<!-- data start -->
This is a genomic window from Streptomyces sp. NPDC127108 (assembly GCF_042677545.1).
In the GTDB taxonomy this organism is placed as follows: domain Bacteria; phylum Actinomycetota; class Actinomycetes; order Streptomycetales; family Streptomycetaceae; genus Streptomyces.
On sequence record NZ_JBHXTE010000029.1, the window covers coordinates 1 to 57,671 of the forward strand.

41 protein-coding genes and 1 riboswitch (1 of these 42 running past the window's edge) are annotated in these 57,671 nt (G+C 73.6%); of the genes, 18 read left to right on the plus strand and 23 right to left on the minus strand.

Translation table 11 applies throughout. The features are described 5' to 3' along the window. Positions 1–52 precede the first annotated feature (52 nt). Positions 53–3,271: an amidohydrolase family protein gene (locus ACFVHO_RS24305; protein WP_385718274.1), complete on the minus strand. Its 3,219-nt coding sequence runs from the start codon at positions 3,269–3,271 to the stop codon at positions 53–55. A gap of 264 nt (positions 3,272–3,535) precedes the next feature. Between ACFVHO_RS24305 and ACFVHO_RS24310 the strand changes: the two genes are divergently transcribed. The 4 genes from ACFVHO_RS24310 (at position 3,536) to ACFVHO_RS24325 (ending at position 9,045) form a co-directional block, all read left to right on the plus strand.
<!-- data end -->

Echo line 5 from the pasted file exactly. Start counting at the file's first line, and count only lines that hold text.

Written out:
Translation table 11 applies throughout. The features are described 5' to 3' along the window. Positions 1–52 precede the first annotated feature (52 nt). Positions 53–3,271: an amidohydrolase family protein gene (locus ACFVHO_RS24305; protein WP_385718274.1), complete on the minus strand. Its 3,219-nt coding sequence runs from the start codon at positions 3,269–3,271 to the stop codon at positions 53–55. A gap of 264 nt (positions 3,272–3,535) precedes the next feature. Between ACFVHO_RS24305 and ACFVHO_RS24310 the strand changes: the two genes are divergently transcribed. The 4 genes from ACFVHO_RS24310 (at position 3,536) to ACFVHO_RS24325 (ending at position 9,045) form a co-directional block, all read left to right on the plus strand.